Saturday, October 10, 2009

Is he breathing?

I wrote about Cyrus's napping issues a few days ago, but was careful to only hint at his night sleep, because it has been, well, easy. And I am kind of a believer in the ability of one to jinx one's good fortune by talking about it while it is still happening. But I'm going to write about it just a little anyway and hope that the cosmic forces out there don't punish me.

From the beginning, Cy has slept his one long stretch during the night. Now, I use "long" loosely, as it was only three hours in the beginning. But that long stretch has lengthened progressively over the past few months, going from three to four to five hours. Up until two nights ago, his longest stretch ever was 7 hours, and that was the night after he got his vaccinations. He has routinely only slept about 5 to 6 hours at the longest.

On Thursday night, he went to sleep at 7pm, and at 4am Jason woke with a start to ask if I had heard him wake up. I hadn't. We were both suddenly hit with worry. Jason ran into his room to check if he was ok, and at first couldn't feel him breath. So he patted his head. Nothing. He did it again. Still nothing. Finally, Jason kind of jiggled his head, and - ahh releif - he moved. Twenty minutes later he woke up to eat. The next morning, we marvelled that he slept for nine and a half hours, but were sure it was a fluke. But then he did it again last night. And he's working on the same pattern tonight.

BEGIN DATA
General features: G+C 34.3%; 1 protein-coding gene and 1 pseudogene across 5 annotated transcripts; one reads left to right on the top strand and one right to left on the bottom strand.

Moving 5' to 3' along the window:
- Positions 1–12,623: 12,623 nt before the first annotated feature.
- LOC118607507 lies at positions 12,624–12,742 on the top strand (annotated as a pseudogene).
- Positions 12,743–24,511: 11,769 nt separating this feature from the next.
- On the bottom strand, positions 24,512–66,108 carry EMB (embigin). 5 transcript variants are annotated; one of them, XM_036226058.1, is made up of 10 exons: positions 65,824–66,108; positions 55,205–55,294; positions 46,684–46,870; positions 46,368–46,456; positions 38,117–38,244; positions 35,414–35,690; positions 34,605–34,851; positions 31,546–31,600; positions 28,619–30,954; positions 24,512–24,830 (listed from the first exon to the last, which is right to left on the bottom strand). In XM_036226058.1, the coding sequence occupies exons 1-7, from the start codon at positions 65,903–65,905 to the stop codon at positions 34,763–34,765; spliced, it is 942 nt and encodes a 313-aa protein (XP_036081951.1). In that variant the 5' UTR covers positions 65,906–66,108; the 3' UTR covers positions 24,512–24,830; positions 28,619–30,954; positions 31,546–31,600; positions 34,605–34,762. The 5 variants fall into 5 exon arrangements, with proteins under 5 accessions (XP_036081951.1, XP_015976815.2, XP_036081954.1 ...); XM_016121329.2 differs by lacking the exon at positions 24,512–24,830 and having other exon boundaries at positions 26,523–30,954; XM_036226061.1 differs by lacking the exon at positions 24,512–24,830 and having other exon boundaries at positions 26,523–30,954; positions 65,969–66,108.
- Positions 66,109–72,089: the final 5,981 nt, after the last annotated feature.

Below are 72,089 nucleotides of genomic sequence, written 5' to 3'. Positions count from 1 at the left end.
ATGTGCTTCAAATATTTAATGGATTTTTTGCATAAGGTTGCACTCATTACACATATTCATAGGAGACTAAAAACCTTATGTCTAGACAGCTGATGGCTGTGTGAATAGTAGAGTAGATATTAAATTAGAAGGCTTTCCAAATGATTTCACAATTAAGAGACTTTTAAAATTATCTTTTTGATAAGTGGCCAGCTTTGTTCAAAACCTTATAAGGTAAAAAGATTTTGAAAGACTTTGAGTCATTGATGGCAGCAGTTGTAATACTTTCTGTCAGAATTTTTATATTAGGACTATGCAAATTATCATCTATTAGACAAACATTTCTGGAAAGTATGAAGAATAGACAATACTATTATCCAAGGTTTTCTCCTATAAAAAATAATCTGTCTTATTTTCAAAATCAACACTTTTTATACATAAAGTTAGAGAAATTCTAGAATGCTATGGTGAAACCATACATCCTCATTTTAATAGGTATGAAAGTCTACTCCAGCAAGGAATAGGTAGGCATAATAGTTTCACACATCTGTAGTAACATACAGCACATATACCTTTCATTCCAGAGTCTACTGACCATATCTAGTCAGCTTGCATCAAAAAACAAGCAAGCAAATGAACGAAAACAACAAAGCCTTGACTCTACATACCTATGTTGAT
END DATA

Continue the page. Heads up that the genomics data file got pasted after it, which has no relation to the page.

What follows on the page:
We've waited for this moment kind of since he was born. Ahh, to have to wake up only once a night! To get several hours of sleep in a row! Fantastic! And yet, at the risk of sounding like I'm complaining, because I'm really not, I never anticipated the stress that would come from having him essentially sleep through the night. When he wakes up every few hours, you kind of know that things are ok. Although I'm sure it's kind of false, there's a sense of security in that. It's kind of scary to have him sleep so soundly for so long. Just a few minutes ago, I went into his room to check if he was ok, and I too couldn't feel the rise and fall of his stomache. My heart dropped a little, even as I realized that he was probably just fine. I placed my hand in front of his face and sighed again with relief at the warm-cold-warm breath I felt as he breathed ever so softly in and out.

I realize now that the overwhelming fear that something will happen to him will never go away. Add that to the list of things I heard but didn't believe. After Jason and I lost our first pregnancy in the 10th week, we were understandably on edge when we got pregnant with Cy. After a brief scare with him in the 10th week, we saw his heartbeat again, and I remember asking my midwife in a shaky voice to reassure me that seeing the heartbeat at 10 weeks was a good sign. And her response stuck with me. She said: "Yes, that is a good sign. But Amber, that feeling that you're hoping will go away, that worry? It never does. Not even when they're 18." And although I knew she was probably right, I think somewhere in the back of my head I figured that once he was born, I would rest easy. I was wrong. Not only does that worry not go away, it seems to intensify with each passing day. And I'm quite sure that it will grow and stay with me until the day I die. Just a little side affect of loving another human being more than life itself.

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